A Minnesota man was arrested while recording police as they called paramedics to assist a stranger covered in blood... because the officer said it was a violation of HIPAA regulations. Cops also stole his camera... but the audio was recorded remotely via cellpone! It isn't a violation. So they charged him with "disorderly conduct" and "obstruction of legal process," whatever that is. He vows to not take a plea and will take the case to trial! Never take a plea!!!Read more »
75 years in for videotaping the police. Shied laws increasingly popular in US. 12 states now have laws prohibiting citizens from recording police.Read more »
Mike, a 17 year old Junior at West High School in Manchester, NH, recently discovered CopBlock.org. Yesterday, while coming into the high school cafeteria, Mike noticed his friend was being questioned by the school police officer – Det. Murphy – and decides to film. He caught the use of excessive force.Read more »
The Michigan Supreme Court ruled in favor of rapper Dr. Dre in a case involving a very important legal principle — whether the police have a right to privacy while performing their duties. The state high court said no.Read more »
"A man in Weare, New Hampshire was charged with felony wiretapping for recording the police during a traffic stop — based on a cell phone call he made as an officer approached his vehicle. From the article: Police considered it wiretapping because the call was being recorded by a voice mail service without the officer's consent."Read more »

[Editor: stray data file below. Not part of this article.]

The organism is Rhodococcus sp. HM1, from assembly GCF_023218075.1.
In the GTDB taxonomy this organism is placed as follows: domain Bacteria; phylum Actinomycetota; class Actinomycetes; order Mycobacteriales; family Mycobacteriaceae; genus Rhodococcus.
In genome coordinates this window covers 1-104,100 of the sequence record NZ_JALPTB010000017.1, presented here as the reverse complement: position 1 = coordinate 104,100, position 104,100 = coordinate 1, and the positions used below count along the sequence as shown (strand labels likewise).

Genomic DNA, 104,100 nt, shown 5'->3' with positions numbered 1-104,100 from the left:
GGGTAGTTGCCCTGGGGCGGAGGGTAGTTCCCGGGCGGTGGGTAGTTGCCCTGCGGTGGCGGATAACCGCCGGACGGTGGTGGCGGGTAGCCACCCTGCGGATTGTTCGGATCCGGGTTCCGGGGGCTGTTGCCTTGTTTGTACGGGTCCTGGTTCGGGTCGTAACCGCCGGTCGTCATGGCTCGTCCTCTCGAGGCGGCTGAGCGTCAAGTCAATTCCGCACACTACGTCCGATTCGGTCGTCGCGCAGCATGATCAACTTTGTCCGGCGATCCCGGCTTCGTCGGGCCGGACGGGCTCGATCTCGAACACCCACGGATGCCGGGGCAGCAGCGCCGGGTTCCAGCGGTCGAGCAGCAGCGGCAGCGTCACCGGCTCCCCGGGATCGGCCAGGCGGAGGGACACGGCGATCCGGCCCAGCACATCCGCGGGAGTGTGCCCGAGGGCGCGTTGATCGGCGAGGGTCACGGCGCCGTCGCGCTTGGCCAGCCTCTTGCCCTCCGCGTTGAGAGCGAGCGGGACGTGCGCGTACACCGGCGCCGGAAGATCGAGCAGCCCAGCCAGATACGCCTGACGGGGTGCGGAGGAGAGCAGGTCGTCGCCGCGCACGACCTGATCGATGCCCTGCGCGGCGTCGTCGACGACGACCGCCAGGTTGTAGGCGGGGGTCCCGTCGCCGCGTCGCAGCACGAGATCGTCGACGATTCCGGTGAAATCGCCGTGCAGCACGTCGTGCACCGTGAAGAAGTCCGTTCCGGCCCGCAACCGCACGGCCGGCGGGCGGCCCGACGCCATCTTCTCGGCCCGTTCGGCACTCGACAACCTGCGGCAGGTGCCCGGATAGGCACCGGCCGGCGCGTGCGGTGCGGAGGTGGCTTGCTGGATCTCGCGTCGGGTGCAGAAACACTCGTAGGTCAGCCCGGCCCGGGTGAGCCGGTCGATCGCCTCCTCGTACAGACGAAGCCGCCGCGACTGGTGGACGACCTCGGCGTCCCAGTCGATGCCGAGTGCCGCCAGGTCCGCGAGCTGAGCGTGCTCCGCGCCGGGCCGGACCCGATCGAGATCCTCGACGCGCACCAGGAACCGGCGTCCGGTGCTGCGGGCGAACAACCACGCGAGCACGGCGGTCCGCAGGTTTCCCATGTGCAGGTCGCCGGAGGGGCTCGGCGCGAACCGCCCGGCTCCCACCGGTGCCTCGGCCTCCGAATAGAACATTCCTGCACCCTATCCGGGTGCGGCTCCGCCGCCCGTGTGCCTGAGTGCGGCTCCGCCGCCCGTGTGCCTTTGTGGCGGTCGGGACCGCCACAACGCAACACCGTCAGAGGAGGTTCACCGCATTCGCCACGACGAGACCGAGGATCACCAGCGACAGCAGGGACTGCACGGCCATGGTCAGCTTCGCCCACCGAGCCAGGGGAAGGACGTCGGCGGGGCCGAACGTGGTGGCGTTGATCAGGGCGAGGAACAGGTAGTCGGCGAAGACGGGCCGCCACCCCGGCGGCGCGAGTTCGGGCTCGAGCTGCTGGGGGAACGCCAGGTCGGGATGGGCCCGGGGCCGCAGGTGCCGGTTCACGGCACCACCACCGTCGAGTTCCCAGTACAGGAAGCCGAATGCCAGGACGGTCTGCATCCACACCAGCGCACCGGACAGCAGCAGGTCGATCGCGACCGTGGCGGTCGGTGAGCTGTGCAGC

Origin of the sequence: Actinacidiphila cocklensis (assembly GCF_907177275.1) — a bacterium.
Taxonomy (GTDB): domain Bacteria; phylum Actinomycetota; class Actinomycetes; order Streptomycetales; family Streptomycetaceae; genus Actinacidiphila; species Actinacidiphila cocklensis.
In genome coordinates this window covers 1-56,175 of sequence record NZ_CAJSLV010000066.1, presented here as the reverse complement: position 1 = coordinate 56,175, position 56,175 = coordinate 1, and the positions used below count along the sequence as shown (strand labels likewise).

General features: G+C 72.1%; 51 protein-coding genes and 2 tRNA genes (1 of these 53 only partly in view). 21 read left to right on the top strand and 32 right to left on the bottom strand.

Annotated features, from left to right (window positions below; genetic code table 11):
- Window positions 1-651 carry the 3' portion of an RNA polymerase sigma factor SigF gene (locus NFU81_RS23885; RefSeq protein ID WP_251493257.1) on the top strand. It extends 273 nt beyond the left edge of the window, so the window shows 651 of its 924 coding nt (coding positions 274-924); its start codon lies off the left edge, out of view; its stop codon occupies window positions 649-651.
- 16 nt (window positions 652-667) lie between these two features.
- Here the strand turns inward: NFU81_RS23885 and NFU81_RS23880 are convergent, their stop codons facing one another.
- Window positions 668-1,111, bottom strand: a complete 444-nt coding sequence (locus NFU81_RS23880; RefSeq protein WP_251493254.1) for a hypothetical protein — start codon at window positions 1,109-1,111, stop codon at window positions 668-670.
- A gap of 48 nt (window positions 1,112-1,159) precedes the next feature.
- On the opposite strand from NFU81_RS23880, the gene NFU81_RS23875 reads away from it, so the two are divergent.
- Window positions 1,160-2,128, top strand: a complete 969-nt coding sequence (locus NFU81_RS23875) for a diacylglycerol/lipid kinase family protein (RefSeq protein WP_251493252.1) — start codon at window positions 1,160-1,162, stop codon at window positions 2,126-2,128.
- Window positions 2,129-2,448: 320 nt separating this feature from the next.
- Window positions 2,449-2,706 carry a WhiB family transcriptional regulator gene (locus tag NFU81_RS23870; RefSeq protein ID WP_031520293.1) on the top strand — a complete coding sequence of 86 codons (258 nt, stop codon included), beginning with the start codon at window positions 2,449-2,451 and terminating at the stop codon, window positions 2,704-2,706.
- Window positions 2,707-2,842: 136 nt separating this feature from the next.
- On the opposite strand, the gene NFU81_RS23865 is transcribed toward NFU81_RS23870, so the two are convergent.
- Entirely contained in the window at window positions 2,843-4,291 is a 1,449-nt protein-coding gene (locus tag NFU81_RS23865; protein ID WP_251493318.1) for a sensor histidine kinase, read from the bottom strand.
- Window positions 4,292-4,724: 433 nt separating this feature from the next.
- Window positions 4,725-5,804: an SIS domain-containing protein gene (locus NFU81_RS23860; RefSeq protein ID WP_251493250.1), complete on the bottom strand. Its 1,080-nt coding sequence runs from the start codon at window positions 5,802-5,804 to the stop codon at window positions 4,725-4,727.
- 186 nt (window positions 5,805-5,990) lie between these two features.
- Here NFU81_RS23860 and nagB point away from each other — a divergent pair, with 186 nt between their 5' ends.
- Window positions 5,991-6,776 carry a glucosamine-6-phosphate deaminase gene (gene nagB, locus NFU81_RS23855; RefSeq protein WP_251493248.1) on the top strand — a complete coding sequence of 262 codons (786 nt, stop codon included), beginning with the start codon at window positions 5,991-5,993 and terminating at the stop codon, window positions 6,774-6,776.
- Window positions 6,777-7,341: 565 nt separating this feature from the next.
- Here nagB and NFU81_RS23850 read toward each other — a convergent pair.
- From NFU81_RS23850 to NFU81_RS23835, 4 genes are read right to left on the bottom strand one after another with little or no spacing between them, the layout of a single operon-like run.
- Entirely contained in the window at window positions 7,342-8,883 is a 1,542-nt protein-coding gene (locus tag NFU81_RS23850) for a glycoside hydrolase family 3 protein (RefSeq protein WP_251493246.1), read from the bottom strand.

In the midst of swirling controversy about cops and cameras, Luis Luna was put under arrest for filming police in action—not by a rogue patrolman misunderstanding official department policy, but by none other than the assistant chief of police.Read more »
The 2nd Circuit US Court of Appeals has ruled that recording an in-person conversation without the knowledge of all parties is only a violation of federal wiretapping law if the person making the recording intends to use the recording for illegal purposes. At least in the states that do not have explicit laws against recording cops, this should nullify the abuses of wiretapping laws against people recording in public.Read more »
A U.S. Congressman has introduced a resolution that would protect citizens who videotape cops in public from getting arrested on state wiretapping charges.Read more »
"Several Marylanders face felony charges for recording their arrests on camera, and others have been intimidated to shut their cameras off" -- A common topic on FTL (which proves that liberty ideas are ahead of the curve), but here is an update....Read more »
Illinois charges you with a Class I felony for recording cops; it's punishable by 4 to 15 years in prison.Read more »
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